Decision to axe Afinitor 'confirms worst fears’ for Cancer Drug Fund


Funding for two cancer drugs, Novartis’ breast cancer treatment Afinitor and Janssen’s Imbruvica for mantle cell lymphoma is set to be cut – a decision which has sparked renewed protest from one cancer charity.

Before England set up its Cancer Drugs Fund (CDF) in late 2010, cost effectiveness watchdog NICE frequently blocked funding for new oncology drugs. Now after years of rising costs, the CDF system has been revised, with NICE now in control of all cancer drug cost-effectiveness decisions once again.

Cancer charities and pharma companies had warned that the new CDF could see access to treatments go into reverse – and now draft guidance on Afinitor and Imbruvica suggests this could well be the case.

The draft decisions from NICE are part of a complete review of all 31 so-called ‘legacy’ drugs on the CDF, and the signs are that the review will see many more removed in the coming weeks.

Afinitor is the first of the breast cancer drugs to be reappraised from the old CDF. The drug, which has been available in England via the CDF since 2013, will now not be available to any new patients in England from February 2017, despite it being routinely available in both Scotland and Wales.

Baroness Delyth Morgan, Chief Executive at Breast Cancer Now, said:

“This is a huge blow to many breast cancer patients and we fear this decision could be just a taste of what’s to come for innovative breast cancer drugs in England.

“The decision means that, for the first time, an effective breast cancer drug will be available in Wales and Scotland but not in England.

She added: “Our worst fears about the re-launched CDF are being realised. Without further reform to NICE’s appraisal process, we are deeply concerned that Afinitor will be the first of many breast cancer drugs to which patients in England will be cruelly denied access.”

NICE has been asked by NHS England to review all the drugs on the old CDF in order to weed any which are not cost effective.  The aim is to remove these drugs will otherwise eat up the majority of the new CDF’s annual budget – £340 million – leaving none for drugs nominated for the new CDF.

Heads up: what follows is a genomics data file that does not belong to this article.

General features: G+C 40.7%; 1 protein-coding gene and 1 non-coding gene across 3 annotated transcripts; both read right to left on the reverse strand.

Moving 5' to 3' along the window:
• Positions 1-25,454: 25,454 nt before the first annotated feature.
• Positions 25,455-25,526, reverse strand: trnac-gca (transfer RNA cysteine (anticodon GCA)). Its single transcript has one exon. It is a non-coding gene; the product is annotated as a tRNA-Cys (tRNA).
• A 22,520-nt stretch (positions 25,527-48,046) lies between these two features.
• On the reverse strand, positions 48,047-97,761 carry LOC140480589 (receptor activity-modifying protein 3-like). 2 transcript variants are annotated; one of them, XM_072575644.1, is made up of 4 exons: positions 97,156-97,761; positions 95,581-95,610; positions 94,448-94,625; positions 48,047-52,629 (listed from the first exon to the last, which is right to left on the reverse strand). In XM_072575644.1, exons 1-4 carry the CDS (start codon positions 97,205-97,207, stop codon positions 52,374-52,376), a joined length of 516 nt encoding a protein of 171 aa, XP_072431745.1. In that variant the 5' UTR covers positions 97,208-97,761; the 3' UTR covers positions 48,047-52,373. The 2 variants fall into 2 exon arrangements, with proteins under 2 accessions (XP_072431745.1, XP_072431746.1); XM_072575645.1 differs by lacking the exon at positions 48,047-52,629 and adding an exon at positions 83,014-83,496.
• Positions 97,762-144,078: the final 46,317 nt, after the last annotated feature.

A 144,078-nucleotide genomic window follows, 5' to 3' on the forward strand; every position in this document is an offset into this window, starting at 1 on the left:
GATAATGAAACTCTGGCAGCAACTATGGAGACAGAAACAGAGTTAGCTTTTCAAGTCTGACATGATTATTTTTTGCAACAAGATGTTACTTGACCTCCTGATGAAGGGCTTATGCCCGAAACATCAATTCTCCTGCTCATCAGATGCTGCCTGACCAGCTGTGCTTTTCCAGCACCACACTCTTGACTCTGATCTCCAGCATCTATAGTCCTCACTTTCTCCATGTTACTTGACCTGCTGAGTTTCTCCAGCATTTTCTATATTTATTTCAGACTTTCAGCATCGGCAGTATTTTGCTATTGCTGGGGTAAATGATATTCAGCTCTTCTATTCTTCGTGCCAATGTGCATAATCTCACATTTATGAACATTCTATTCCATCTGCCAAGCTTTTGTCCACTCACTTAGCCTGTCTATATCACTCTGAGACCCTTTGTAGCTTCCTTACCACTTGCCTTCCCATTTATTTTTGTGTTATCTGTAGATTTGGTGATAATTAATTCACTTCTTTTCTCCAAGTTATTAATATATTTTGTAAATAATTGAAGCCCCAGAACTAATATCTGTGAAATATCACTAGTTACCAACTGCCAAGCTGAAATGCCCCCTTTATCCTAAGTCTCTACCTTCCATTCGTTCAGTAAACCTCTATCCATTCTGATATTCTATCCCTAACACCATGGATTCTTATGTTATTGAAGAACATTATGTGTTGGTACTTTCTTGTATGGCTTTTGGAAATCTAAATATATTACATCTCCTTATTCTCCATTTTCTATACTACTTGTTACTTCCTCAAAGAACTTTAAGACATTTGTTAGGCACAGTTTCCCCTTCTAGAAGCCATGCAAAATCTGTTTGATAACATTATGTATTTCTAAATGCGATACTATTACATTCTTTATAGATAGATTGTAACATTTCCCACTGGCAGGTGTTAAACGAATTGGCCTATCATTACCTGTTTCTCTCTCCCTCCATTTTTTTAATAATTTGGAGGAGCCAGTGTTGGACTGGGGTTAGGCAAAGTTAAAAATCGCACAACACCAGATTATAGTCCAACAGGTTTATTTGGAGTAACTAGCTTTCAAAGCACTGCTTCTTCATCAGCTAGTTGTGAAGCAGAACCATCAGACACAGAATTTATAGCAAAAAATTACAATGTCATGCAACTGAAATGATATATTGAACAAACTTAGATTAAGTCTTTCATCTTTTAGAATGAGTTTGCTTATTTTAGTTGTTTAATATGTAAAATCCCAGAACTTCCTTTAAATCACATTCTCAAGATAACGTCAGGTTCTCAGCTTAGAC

“This is not a particularly expensive cancer drug and we believe it should be within reach of NICE’s cost-effectiveness threshold,” added Baroness Morgan. “We now call on both NICE and Novartis to put patients first and find an agreement that ensures England doesn’t fall behind the rest of Great Britain in access to Afinitor.”

NICE says neither drug was cost effective enough to gain recommendation, even after Novartis and Janssen offered price discounts.  The  companies will have the chance to offer further discounts before NICE makes its final decision, although the price cuts offered will remain confidential.

Earlier this week Breast Cancer Now teamed up with Prostate Cancer UK to publish research which showed the UK still far behind comparable nations in terms of access to cancer drugs.

The charities united to call for a complete overhaul of the UK system, and said direct negotiations with pharma companies on drug prices would help increase access.

There are no signs such a reform is on the cards, however. Pharma industry association the ABPI also responded to the calls, saying it is ‘too simplistic’ to say new pricing negotiations would fix the problem, pointing instead to flaws in NICE’s appraisal system.

UPDATE: NICE has since clarified that it is not recommending these drugs are removed from the CDF.  It is advising that Afinitor and Imbruvica are not cost effective, which means they may be removed from the CDF list in due course. NICE’s appraisal decisions are preliminary and open for consultation. 

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Andrew McConaghie

18 August, 2016